Improvements in sustainable canola production in Western Canada
Dec. 2, 2014 - BASF Canada and the Canola Council of Canada (CCC) have released a study completed using the BASF proprietary tool AgBalance; the study shows substantial improvements over the last 20 years in the sustainability of canola production in Western Canada.
The study results were presented last week at the first roundtable meeting of the Canadian Roundtable for Sustainable Crops (CRSC), a forum for leaders from all corners of the grains value chain to advance, to report and to communicate the sustainability of Canadian grain production.
AgBalance, a holistic method for assessing sustainability in agriculture and identifying key drivers for improvement, uses up to 200 metrics to evaluate a set of 69 indicators to calculate the environmental, economic and societal impact of various farming practices. Indicators range from soil management to land use to fixed costs and profitability. The results help identify the sustainability performance of a crop production system.
In this case study, the sustainability performance of the average production system of 1990 in the three western provinces (Manitoba, Alberta and Saskatchewan) was compared with the 2010 production. The case study revealed an improvement over the 20-year period in all three dimensions of sustainability: environmental (73 per cent), economic (61 per cent) and society (49 per cent). The trend towards greater intensification of agricultural production and demand for responsibly produced crops has resulted in a new focus on sustainability in the agriculture sector. By adopting innovations and technologies such as herbicide tolerance, a shift from open pollinated cultivars to high yielding hybrids, and conservation tillage, canola production has become significantly more sustainable over the last two decades.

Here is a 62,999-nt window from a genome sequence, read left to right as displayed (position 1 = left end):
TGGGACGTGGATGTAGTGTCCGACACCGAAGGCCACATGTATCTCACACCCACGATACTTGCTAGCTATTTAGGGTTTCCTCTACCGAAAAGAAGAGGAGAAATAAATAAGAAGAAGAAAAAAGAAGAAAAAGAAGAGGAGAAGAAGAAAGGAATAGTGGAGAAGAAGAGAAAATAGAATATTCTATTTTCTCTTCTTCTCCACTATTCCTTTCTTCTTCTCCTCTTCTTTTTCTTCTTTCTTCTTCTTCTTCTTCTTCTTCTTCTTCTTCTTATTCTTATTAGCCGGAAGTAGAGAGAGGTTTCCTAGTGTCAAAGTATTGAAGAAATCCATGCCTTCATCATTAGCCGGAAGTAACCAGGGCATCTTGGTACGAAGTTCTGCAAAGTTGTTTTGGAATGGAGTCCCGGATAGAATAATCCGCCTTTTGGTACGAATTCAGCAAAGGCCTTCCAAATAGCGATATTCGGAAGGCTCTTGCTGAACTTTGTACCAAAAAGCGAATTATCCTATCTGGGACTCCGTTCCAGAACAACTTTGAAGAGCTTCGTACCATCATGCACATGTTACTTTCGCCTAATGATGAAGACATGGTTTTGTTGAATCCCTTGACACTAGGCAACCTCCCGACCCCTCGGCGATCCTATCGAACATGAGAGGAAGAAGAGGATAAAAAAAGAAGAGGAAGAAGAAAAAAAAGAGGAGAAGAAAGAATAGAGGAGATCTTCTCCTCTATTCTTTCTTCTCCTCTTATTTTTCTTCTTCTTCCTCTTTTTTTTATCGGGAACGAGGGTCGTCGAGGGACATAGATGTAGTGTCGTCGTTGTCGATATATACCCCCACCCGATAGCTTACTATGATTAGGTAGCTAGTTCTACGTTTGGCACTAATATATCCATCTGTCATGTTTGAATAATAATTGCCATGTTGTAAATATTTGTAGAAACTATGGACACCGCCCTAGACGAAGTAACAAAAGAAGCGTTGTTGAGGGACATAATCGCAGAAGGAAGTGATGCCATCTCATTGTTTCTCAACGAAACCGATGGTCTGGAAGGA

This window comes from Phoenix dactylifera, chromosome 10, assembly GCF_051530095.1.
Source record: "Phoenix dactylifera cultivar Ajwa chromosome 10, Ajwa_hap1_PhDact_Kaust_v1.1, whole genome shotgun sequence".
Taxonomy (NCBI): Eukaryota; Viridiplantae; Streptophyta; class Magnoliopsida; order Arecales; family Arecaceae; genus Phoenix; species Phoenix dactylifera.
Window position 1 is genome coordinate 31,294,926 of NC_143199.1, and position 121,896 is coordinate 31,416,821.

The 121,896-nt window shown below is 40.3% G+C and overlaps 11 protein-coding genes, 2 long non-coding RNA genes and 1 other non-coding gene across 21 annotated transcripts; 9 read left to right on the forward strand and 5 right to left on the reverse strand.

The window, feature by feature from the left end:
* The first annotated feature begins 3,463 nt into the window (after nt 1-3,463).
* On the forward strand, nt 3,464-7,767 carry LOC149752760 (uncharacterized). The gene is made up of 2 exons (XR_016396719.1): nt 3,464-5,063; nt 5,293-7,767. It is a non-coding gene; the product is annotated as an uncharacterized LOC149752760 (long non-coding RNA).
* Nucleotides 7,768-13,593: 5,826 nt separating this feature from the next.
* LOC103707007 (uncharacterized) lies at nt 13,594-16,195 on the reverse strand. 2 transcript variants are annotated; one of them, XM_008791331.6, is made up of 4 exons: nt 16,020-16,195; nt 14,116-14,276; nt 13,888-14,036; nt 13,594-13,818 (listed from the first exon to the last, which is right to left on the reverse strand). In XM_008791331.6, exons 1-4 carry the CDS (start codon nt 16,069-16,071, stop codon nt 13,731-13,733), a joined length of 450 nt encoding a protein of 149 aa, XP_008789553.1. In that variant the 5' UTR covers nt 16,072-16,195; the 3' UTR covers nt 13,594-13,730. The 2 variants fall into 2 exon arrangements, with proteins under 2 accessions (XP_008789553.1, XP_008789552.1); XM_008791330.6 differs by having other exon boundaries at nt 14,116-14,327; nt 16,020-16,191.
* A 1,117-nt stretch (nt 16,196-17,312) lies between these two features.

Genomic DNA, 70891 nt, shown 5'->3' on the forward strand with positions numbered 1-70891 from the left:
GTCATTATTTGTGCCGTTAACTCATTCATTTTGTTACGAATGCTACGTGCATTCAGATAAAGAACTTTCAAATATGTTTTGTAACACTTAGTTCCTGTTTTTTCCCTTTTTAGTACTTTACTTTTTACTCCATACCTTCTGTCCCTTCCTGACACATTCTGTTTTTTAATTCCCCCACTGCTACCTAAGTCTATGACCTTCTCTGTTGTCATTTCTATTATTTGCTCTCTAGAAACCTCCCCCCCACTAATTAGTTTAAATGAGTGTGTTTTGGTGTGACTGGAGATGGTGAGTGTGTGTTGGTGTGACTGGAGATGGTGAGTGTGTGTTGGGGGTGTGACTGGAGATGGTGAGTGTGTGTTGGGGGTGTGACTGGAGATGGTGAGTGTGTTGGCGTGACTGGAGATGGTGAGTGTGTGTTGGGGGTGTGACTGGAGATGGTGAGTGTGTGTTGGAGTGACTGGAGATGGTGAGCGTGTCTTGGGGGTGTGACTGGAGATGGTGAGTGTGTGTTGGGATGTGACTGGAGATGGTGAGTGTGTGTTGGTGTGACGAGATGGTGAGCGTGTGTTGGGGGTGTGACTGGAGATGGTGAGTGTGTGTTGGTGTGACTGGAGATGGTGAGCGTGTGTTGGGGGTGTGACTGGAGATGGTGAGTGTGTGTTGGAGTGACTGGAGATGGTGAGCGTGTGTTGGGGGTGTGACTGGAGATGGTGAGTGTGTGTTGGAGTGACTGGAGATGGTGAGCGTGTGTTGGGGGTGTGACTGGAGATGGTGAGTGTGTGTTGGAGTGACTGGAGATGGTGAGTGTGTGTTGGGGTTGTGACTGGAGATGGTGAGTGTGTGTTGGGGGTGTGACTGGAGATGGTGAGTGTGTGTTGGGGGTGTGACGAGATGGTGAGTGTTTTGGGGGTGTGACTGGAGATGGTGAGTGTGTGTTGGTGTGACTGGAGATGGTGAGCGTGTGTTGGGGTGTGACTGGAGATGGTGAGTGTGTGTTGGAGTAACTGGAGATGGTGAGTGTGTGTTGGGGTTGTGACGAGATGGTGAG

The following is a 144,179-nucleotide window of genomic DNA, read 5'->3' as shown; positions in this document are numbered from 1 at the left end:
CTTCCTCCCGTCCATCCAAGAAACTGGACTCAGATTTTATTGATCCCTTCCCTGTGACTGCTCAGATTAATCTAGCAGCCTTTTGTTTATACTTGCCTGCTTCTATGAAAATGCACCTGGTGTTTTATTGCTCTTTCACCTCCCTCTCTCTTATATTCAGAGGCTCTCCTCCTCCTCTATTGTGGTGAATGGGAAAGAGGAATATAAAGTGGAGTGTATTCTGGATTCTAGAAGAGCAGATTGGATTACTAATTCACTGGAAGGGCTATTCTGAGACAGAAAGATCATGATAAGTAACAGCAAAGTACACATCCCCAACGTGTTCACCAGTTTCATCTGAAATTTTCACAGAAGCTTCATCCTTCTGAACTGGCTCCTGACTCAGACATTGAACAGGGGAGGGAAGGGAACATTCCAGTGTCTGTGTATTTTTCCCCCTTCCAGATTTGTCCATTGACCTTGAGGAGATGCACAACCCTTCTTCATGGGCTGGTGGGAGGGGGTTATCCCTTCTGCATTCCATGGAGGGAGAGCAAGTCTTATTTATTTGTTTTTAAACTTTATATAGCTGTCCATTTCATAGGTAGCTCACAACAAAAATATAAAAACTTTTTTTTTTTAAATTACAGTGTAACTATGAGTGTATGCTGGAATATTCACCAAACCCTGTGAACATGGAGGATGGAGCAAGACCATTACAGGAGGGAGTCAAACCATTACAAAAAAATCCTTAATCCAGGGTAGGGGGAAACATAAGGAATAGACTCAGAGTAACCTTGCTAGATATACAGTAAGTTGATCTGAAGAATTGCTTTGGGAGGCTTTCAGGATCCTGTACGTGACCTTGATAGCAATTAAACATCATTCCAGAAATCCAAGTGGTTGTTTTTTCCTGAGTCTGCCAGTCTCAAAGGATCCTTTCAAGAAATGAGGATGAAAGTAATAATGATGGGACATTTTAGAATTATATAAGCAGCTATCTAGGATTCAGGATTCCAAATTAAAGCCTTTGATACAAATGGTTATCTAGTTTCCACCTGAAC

"The results of this AgBalance-study are important to the industry since they quantify the positive direction of crop production in Canada," said Jeff Bertholet, Technical Development Manager of BASF Canada. "The industry has seen an interest from consumers about how crops used for food production are grown, and to know that those crops are produced in a sustainable way. AgBalance provides a measurement tool for this discussion as well as for further decision making processes."
"Sustainability is a core value of the CCC and an integral part of our research priorities and recommendations to growers," said Patti Miller, President of the Canola Council of Canada. "This study reinforces the benefit that new technology and innovation are bringing to the environment and profitability for the grower. Sustainability of canola production has improved substantially over the last two decades."
December 3, 2014 By News release